Lifelong Wairarapa whitebaiters are waiting to hear the results of a long-running consultation on the future of the catch in the area.
A nationwide Department of Conservation survey on proposals to tighten regulations on fishing for the six species which make up whitebait in New Zealand closes on Monday.
Whitebait are the juveniles of six species of native fish that grow into adults ranging from 10-60 centimetres long. Four of the six species are categorised as either threatened or at risk.
The shortjaw kōkopu is 'threatened', while the giant kōkopu, kōaro and īnanga are 'at risk-declining'.
The proposed new rules include a shorter season, the possibility of bans in certain areas for up to 10 years, and changes in how and what can be used to catch the fish.
Conservation Minister Eugenie Sage said the proposals "aim to ensure whitebait numbers flourish now, and for future generations".
"Whitebait are a cherished part of Kiwi culture. They are taonga to iwi and for some New Zealanders, fishing for whitebait is an annual tradition."
The deadline was pushed back two weeks to Monday to get further comment from whitebaiters across the country.
About 15 people attended a workshop in Masterton last month to discuss the consultation.
Restriction on sales needed, says whitebaiter
Featherston's Garry O'Dwyer who has been fishing at Lake Onoke for over 60 years said the Wairarapa was different from other whitebait fishing areas.
During the season, the area's waterways are more prone to blockages than the fast-flowing rivers in other parts of the country, such as the prolific West Coast.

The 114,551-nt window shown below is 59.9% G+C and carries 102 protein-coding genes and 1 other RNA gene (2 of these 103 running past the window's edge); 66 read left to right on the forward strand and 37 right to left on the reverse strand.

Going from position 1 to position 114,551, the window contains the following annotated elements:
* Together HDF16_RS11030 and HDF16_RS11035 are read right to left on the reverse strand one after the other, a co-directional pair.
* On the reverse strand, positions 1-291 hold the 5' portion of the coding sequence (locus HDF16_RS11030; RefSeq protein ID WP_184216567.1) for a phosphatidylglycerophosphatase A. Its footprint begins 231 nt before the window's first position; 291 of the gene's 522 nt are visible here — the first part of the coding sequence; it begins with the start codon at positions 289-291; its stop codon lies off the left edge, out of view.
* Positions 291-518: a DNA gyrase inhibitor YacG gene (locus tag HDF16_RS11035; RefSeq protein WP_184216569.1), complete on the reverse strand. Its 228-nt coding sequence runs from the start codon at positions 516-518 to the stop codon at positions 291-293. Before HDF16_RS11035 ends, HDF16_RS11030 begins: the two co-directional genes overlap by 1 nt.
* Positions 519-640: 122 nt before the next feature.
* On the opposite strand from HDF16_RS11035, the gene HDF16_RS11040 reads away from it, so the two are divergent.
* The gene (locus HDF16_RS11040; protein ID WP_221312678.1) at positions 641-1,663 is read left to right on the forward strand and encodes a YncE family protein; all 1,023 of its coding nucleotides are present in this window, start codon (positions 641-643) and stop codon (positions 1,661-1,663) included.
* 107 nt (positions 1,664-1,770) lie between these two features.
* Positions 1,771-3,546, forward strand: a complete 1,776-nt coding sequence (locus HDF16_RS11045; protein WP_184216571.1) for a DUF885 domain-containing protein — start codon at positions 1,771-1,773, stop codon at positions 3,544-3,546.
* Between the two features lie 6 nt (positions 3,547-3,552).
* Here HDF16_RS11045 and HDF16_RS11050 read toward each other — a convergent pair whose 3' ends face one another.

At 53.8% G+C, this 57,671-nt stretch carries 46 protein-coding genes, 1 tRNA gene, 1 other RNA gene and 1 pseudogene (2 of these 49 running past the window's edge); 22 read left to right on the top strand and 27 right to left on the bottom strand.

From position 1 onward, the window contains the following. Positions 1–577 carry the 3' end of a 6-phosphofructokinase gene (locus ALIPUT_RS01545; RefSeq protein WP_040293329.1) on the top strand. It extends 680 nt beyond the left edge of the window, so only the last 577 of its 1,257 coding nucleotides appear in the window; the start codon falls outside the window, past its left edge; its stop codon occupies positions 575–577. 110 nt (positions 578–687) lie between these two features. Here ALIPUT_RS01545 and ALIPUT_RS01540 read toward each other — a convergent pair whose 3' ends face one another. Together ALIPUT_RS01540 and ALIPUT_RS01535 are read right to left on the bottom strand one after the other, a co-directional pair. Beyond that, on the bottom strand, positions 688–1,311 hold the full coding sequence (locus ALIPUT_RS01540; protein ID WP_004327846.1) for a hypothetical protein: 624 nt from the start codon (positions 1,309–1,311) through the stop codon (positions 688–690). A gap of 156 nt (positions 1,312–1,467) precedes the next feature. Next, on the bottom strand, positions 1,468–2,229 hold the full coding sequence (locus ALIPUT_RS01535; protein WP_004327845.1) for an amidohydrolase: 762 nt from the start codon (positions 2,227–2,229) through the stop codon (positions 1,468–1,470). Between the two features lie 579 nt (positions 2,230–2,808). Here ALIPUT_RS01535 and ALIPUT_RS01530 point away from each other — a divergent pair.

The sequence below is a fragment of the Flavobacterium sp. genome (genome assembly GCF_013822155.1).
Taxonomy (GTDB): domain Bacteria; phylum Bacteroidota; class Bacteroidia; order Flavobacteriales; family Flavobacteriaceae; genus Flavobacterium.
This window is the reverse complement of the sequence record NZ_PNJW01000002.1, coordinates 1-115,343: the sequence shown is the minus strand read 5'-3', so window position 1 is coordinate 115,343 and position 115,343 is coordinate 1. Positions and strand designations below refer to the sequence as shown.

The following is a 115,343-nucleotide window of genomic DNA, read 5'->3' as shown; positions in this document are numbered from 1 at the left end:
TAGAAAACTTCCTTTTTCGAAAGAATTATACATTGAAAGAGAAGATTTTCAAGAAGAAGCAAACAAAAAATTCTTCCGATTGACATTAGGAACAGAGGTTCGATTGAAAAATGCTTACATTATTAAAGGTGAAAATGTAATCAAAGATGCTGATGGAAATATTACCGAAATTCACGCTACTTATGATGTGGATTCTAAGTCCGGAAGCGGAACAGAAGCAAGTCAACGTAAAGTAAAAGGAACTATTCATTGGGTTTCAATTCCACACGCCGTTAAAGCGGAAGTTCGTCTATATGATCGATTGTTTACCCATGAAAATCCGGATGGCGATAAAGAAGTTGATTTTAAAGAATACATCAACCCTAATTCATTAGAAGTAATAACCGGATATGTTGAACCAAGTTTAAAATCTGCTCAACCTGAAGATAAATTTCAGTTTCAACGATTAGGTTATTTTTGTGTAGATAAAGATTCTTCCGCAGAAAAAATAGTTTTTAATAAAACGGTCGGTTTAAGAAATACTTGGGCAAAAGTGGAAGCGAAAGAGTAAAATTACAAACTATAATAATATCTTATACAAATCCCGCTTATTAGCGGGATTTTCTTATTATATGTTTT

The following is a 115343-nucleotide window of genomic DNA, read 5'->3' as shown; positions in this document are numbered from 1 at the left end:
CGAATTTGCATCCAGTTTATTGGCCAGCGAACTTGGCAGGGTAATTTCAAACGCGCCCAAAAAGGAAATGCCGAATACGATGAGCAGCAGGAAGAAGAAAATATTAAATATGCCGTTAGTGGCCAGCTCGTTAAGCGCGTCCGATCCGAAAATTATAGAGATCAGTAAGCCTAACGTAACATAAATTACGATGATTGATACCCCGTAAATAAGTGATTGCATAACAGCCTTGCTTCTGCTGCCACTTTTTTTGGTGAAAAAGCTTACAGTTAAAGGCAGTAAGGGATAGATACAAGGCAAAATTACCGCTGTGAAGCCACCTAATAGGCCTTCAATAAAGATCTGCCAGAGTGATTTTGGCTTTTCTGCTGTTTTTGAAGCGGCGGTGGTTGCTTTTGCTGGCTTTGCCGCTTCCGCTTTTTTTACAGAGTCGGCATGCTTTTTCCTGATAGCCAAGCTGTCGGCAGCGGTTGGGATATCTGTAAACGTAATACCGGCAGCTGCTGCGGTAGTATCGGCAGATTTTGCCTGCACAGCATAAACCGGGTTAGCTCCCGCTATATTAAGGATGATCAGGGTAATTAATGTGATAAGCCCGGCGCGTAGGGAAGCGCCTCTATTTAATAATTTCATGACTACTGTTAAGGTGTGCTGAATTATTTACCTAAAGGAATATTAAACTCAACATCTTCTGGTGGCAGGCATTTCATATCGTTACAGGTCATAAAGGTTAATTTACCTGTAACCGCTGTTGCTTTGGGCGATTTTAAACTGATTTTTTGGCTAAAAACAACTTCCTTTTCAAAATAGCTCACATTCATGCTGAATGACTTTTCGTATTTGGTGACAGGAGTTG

O'Dwyer completed the survey in February. He said the report was "done very well", but the consultation questions should have been simpler, "for the average Joe Bloggs to follow completely".
"We hope they go through and analyse the reports that come through and make a decision that will be of benefit for the whole of the nation with regards to management and heritage of New Zealand," he said.
He said the sale of the whitebait "has been our downfall" and wanted to restrict sales, especially overseas.
"Everybody's got too greedy. They not only want to get a feed for the family, they want to get a feed for the rest of the world. And that doesn't apply, as far as we go. We've got to restrict the sale of whitebait."
He said it was noticeable that the runs were improved in 2019, compared to previous years, due to fencing placed around breeding areas.
"At least we know now that the areas for breeding and hatching are being protected a lot better than it used to be."
Diane Laing, of Carterton, is another veteran Wairarapa whitebaiter. She said the timing and the communication could have been improved to get more responses.
"They did it at a busy time of the year, when no-one is focusing on whitebaiting at this time of the year," she said.
"You start getting your nets out just before you're due to start.
"They should be asking some of the hunting and fishing places and publicising it openly."
Submissions can be filled out online on DoC's website, made by email to firstname.lastname@example.org or by post to Whitebait Management Consultation, Department of Conservation, PO Box 10420, Wellington 6143.